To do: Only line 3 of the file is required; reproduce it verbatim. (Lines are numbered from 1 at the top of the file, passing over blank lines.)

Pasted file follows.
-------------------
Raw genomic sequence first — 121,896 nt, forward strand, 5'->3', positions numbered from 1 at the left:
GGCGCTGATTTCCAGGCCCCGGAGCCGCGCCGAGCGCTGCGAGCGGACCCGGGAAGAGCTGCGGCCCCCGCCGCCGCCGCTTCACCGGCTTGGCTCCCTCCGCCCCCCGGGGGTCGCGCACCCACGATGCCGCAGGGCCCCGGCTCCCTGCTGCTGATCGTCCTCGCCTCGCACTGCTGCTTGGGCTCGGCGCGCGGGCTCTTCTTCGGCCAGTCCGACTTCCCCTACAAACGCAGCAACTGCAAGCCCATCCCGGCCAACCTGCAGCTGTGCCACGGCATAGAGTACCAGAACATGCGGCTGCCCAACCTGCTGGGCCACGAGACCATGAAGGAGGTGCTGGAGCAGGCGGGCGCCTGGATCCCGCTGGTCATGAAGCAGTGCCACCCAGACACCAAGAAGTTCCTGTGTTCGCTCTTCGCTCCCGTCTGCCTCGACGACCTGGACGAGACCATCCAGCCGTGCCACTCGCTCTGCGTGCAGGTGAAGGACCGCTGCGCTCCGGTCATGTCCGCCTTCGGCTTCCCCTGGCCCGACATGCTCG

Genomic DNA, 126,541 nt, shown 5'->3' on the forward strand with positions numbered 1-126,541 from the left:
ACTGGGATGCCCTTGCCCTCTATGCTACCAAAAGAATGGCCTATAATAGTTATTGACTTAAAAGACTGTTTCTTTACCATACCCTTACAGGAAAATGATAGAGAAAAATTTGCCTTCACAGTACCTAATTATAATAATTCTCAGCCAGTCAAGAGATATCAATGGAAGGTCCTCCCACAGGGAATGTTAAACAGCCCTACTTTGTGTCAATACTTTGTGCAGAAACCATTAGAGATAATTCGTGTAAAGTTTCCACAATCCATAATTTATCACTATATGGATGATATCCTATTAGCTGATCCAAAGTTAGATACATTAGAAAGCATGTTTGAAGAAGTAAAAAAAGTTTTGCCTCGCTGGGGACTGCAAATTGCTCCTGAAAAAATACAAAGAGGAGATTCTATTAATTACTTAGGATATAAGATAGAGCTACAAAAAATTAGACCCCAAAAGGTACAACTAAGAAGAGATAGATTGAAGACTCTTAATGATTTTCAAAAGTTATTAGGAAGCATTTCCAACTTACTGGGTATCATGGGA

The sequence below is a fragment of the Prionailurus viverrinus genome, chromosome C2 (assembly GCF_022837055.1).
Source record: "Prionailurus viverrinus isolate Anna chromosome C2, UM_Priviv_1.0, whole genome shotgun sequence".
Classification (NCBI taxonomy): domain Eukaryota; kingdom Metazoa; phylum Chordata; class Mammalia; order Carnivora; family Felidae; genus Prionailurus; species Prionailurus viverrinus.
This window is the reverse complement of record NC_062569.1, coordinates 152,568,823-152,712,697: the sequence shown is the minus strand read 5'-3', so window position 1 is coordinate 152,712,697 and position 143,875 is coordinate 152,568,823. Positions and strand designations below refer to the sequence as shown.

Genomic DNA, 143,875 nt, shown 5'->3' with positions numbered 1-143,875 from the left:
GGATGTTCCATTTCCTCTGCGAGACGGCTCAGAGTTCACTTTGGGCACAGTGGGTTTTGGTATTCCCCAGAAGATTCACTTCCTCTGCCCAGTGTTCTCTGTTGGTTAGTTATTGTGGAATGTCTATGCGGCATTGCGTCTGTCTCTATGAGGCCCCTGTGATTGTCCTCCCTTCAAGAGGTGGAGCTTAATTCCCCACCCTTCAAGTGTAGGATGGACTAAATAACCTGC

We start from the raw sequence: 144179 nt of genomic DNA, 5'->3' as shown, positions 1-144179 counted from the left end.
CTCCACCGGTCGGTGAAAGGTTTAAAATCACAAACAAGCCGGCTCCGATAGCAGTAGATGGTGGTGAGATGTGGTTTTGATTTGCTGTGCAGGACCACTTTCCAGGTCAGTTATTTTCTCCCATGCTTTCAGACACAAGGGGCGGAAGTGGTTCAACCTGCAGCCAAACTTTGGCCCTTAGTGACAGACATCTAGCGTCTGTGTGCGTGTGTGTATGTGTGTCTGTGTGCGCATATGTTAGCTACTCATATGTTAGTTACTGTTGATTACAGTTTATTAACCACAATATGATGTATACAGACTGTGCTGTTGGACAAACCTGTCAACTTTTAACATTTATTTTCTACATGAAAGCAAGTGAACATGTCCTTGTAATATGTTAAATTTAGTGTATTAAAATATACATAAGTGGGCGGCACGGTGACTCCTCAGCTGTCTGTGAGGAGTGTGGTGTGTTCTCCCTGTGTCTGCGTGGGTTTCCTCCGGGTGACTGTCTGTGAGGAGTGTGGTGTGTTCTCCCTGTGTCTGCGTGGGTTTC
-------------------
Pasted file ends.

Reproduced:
Genomic DNA, 126,541 nt, shown 5'->3' on the forward strand with positions numbered 1-126,541 from the left: